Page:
July 18, 2011

Biologist Saul Roseman, 90, champion of serendipitous discovery

Saul Roseman

Saul Roseman, an emeritus professor who taught and conducted research for 46 years in the Department of Biology in the Krieger School of Arts and Sciences, died July 2 of congestive heart failure. He was 90.

Roseman came to Johns Hopkins in 1965 and was named the Ralph S. O’Connor Professor of Biology in 1975. He served as chair of the department from 1969 to 1973 and from 1988 to 1990. Fundraising efforts initiated by Roseman during his first tenure as chairman resulted in the construction of many of the department’s buildings and facilities.

Roseman made many seminal discoveries in the field of biochemistry and published hundreds of original research papers and reviews, prompting The Journal of Biological Chemistry to honor him in 2006 for a lifetime of contributions to the field.

“[Roseman’s] time here as a biology professor was nothing short of prolific,” Katherine Newman, dean of the Krieger School, told The Baltimore Sun. “Saul loved coming to the lab every day, and that enthusiasm inspired his students and his colleagues alike.”

Friends, colleagues and collaborators knew the longtime professor as “The Prince of Serendipity,” a nickname earned in the 1950s, when he was beginning his career as an assistant professor of biological chemistry at the University of Michigan Medical School, according to a Johns Hopkins Gazette story published in June 2001, when a symposium was presented in his honor.

While looking for one thing, Roseman had made a serendipitous discovery, unexpectedly finding something else that also was very valuable.

During his study of an enzyme that metabolizes sialic acid, a sugar that is an important component of biologically active carbohydrates, Roseman stumbled upon a major error made by two previous research groups, one of which included two Nobel laureates. The researchers had previously announced that they had determined the structure of sialic acid, but Roseman found that there was a major error in the proposed structure.

Other assistant professors might have flinched at challenging not one but two Nobel laureates, but Roseman stood firm. And he was eventually proved correct.

Roseman told The Gazette that finding the unexpected is just Nature’s way of telling researchers where to look for the really interesting and important stuff, and that serendipity is simply a tool of the trade.

“As far as I’m concerned, serendipity is a major tool of scientific investigation, and many, many major discoveries in biology and medicine have come through it,” Roseman said. “Take the human brain, for example. We think there’s about 100,000 different types of enzymatic reactions that take place in the human brain. When you start from scratch looking for something in that, the chances that you’re going to find what you’re looking for are pretty low.”

“It is hard to imagine our department without Saul,” said Beverly Wendland, chair of Biology. “He was such a presence, always sitting in the front row at seminars and always asking questions of the speakers. In recent years, he was very excited about a process he had patented to convert lobster shell chitin into useful and valuable products. I hope that this patent will be licensed and become yet another legacy of Saul’s serendipity.”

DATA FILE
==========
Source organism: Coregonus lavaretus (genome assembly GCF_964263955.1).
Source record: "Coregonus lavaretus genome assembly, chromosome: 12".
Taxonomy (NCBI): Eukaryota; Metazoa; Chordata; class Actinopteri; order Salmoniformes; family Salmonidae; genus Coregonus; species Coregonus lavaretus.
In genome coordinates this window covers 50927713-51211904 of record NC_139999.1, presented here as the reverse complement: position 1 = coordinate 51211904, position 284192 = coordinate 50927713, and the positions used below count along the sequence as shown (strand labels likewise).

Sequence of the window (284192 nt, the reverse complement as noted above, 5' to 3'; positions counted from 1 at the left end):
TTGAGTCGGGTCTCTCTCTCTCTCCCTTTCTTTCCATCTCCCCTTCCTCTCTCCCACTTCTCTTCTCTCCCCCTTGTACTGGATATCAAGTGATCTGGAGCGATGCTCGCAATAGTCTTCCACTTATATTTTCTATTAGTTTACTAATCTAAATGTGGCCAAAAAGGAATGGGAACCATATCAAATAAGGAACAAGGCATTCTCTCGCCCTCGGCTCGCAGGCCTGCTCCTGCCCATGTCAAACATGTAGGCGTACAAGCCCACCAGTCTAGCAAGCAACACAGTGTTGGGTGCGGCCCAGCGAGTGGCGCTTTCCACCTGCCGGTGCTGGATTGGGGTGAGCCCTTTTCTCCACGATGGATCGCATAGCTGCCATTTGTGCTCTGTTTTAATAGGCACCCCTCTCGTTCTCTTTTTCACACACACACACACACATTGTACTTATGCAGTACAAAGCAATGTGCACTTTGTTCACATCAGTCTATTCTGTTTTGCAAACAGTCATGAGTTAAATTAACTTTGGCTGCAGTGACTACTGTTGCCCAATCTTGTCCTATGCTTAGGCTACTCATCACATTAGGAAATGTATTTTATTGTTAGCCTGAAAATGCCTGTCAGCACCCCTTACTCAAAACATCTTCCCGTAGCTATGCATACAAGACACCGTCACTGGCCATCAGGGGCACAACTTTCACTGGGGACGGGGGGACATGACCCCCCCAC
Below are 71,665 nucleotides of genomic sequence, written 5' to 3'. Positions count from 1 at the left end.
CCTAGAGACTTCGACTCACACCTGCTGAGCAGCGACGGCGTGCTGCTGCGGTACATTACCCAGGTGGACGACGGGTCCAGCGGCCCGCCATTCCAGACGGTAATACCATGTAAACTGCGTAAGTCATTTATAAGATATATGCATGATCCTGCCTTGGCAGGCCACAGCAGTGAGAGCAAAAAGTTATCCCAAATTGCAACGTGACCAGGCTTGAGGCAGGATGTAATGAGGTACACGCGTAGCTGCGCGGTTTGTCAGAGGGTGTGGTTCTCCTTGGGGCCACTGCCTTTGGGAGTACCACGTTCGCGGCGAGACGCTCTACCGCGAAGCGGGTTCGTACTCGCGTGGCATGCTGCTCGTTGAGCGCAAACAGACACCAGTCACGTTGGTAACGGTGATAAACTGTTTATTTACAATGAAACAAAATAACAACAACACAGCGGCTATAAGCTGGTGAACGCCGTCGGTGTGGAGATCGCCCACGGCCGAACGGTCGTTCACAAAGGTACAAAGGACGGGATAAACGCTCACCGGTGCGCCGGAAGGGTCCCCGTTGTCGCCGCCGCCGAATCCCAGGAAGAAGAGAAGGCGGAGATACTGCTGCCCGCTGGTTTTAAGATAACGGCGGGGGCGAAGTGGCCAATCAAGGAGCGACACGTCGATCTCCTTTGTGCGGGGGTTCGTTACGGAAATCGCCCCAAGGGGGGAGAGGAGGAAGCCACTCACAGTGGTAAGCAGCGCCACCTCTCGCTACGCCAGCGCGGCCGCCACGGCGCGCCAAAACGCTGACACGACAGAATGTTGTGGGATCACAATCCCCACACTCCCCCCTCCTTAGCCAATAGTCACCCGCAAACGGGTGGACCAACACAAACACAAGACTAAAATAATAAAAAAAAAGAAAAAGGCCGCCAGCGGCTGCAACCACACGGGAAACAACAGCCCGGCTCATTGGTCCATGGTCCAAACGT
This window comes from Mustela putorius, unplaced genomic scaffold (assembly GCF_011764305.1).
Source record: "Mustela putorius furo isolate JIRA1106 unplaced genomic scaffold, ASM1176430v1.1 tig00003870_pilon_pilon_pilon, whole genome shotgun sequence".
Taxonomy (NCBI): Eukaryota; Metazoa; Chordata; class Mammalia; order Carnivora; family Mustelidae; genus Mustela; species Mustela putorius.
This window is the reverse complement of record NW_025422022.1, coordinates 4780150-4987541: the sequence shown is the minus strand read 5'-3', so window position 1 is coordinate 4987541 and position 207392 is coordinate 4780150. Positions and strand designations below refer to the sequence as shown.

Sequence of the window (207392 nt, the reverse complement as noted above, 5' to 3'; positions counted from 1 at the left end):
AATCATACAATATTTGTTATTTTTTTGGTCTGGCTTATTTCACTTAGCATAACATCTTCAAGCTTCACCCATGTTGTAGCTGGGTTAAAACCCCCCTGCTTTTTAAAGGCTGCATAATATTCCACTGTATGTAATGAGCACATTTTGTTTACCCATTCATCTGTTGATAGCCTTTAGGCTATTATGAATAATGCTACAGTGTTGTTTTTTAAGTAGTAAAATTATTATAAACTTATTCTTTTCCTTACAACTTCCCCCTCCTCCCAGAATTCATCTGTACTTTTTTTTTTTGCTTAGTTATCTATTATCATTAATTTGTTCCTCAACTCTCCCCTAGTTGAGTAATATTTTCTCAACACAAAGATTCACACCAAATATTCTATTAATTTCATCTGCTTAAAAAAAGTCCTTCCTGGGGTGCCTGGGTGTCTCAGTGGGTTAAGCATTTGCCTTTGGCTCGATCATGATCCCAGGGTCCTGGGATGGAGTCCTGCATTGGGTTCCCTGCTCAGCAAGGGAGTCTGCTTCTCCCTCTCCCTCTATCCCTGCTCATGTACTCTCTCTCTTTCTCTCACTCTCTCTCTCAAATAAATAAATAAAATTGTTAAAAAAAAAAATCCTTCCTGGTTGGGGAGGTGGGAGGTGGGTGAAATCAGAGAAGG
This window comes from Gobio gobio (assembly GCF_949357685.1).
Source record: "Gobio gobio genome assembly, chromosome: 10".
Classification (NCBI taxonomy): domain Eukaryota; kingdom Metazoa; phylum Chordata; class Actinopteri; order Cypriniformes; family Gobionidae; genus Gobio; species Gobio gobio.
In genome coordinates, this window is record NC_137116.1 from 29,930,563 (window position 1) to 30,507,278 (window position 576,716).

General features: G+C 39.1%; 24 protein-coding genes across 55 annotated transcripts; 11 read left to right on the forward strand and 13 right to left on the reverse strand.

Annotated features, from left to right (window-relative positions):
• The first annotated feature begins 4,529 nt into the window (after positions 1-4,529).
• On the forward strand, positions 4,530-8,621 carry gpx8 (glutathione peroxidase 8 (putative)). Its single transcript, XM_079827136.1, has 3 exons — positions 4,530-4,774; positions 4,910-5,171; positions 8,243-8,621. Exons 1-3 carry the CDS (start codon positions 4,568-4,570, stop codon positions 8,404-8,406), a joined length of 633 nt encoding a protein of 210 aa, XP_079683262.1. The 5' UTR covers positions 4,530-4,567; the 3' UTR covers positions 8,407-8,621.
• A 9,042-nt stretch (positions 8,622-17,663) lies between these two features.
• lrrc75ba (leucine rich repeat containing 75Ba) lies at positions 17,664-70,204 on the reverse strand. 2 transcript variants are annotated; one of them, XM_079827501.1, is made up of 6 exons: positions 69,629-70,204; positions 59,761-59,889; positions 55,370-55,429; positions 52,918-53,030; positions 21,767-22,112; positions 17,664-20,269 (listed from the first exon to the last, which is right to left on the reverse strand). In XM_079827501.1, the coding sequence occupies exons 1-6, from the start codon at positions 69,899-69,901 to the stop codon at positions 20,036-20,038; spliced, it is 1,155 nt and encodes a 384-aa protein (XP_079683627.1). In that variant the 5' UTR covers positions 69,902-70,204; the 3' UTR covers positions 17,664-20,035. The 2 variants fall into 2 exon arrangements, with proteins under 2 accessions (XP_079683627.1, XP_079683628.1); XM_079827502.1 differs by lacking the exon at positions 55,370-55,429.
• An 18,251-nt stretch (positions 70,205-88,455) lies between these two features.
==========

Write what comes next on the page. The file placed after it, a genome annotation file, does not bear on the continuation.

Saul Roseman was born in 1921 in Brooklyn, N.Y., and his father died when he was a child, leaving the family in poverty, according to The Sun. As an undergraduate at City College of New York, he majored in chemistry and minored in both biology and physics.

“He was a poor kid, the son of immigrants,” his son-in-law, Ronald Schnaar, a professor at the Johns Hopkins University School of Medicine, told The Sun. “He was very bright in school and skipped grades and was often the youngest in his class. But he had a passion for knowledge.”

After earning a master’s degree in biochemistry from the University of Wisconsin, Roseman was an infantryman from 1944 to 1946, serving in World War II. To earn his PhD in biochemistry, he returned to Wisconsin, where Newman said that he “discovered his lifelong interest in the field he would one day help to define as glycobiology,” the study of carbohydrates in living systems.

Roseman conducted his postdoctoral research at the University of Chicago and spent 11 years on the faculty of the University of Michigan before coming to Johns Hopkins.

Throughout his career, Roseman received many awards and honors, including election to the National Academy of Sciences and an honorary medical degree from the University of Lund in Sweden. He remained active as a researcher and teacher throughout his time at the Homewood campus.

“I’m actually more productive now than I ever was,” Roseman told The Washington Post in 1994, when he was 72 and was asked about the government-mandated end to colleges’ forced retirement policies. (The story says that Johns Hopkins eliminated mandatory retirement in 1986, seven years before the exemption for colleges expired.) “I’m pulling my own weight. Why should I be supplanted?”

Roseman is survived by his wife, Martha Roseman, former Johns Hopkins dean of academic advising; three children; seven grandchildren; and 11 great-grandchildren.

Funeral services were held July 5, and the Department of Biology plans to hold a memorial on campus in the fall.

Contributions in Roseman’s memory can be made to the Roseman Fund, c/o Dean Katherine Newman, The Johns Hopkins University, 237 Mergenthaler Hall, 3400 N. Charles St., 21218.